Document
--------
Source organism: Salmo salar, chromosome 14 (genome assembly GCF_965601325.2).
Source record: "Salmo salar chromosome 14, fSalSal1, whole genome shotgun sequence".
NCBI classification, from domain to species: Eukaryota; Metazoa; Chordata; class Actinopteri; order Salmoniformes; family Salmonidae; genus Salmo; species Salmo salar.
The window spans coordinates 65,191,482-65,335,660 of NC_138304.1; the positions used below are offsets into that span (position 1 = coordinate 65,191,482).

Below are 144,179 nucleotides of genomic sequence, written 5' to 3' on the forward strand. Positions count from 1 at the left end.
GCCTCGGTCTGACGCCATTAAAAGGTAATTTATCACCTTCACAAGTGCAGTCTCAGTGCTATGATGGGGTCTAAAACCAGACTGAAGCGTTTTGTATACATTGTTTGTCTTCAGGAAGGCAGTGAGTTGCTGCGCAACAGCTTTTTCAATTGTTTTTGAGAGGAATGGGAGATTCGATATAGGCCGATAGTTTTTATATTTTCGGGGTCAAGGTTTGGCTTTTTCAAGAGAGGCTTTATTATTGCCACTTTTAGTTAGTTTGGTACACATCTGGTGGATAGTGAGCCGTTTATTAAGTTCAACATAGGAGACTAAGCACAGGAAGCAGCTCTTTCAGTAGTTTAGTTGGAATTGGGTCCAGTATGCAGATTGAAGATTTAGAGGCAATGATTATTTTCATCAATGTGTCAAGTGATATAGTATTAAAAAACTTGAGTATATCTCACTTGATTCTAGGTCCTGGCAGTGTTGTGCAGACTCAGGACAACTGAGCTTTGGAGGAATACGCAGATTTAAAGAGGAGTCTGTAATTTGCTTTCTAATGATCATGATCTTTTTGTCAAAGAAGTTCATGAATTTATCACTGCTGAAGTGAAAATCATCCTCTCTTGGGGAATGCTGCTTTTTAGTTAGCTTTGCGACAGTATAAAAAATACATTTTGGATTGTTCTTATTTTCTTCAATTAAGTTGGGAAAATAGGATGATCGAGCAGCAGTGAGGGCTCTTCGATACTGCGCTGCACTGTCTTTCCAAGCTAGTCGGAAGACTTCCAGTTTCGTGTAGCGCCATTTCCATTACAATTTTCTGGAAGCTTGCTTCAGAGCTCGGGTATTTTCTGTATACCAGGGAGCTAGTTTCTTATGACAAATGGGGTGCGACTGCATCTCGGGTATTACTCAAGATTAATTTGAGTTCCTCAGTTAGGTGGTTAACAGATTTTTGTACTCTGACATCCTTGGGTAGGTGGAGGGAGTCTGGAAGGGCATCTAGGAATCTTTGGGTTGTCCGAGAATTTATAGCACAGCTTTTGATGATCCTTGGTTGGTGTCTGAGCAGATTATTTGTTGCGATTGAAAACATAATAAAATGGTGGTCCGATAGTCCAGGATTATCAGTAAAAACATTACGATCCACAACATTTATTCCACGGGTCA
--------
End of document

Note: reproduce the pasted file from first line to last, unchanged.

Source organism: Salmo salar, chromosome 14 (genome assembly GCF_965601325.2).
Source record: "Salmo salar chromosome 14, fSalSal1, whole genome shotgun sequence".
NCBI classification, from domain to species: Eukaryota; Metazoa; Chordata; class Actinopteri; order Salmoniformes; family Salmonidae; genus Salmo; species Salmo salar.
The window spans coordinates 65,191,482-65,335,660 of NC_138304.1; the positions used below are offsets into that span (position 1 = coordinate 65,191,482).

Below are 144,179 nucleotides of genomic sequence, written 5' to 3' on the forward strand. Positions count from 1 at the left end.
GCCTCGGTCTGACGCCATTAAAAGGTAATTTATCACCTTCACAAGTGCAGTCTCAGTGCTATGATGGGGTCTAAAACCAGACTGAAGCGTTTTGTATACATTGTTTGTCTTCAGGAAGGCAGTGAGTTGCTGCGCAACAGCTTTTTCAATTGTTTTTGAGAGGAATGGGAGATTCGATATAGGCCGATAGTTTTTATATTTTCGGGGTCAAGGTTTGGCTTTTTCAAGAGAGGCTTTATTATTGCCACTTTTAGTTAGTTTGGTACACATCTGGTGGATAGTGAGCCGTTTATTAAGTTCAACATAGGAGACTAAGCACAGGAAGCAGCTCTTTCAGTAGTTTAGTTGGAATTGGGTCCAGTATGCAGATTGAAGATTTAGAGGCAATGATTATTTTCATCAATGTGTCAAGTGATATAGTATTAAAAAACTTGAGTATATCTCACTTGATTCTAGGTCCTGGCAGTGTTGTGCAGACTCAGGACAACTGAGCTTTGGAGGAATACGCAGATTTAAAGAGGAGTCTGTAATTTGCTTTCTAATGATCATGATCTTTTTGTCAAAGAAGTTCATGAATTTATCACTGCTGAAGTGAAAATCATCCTCTCTTGGGGAATGCTGCTTTTTAGTTAGCTTTGCGACAGTATAAAAAATACATTTTGGATTGTTCTTATTTTCTTCAATTAAGTTGGGAAAATAGGATGATCGAGCAGCAGTGAGGGCTCTTCGATACTGCGCTGCACTGTCTTTCCAAGCTAGTCGGAAGACTTCCAGTTTCGTGTAGCGCCATTTCCATTACAATTTTCTGGAAGCTTGCTTCAGAGCTCGGGTATTTTCTGTATACCAGGGAGCTAGTTTCTTATGACAAATGGGGTGCGACTGCATCTCGGGTATTACTCAAGATTAATTTGAGTTCCTCAGTTAGGTGGTTAACAGATTTTTGTACTCTGACATCCTTGGGTAGGTGGAGGGAGTCTGGAAGGGCATCTAGGAATCTTTGGGTTGTCCGAGAATTTATAGCACAGCTTTTGATGATCCTTGGTTGGTGTCTGAGCAGATTATTTGTTGCGATTGAAAACATAATAAAATGGTGGTCCGATAGTCCAGGATTATCAGTAAAAACATTACGATCCACAACATTTATTCCACGGGTCA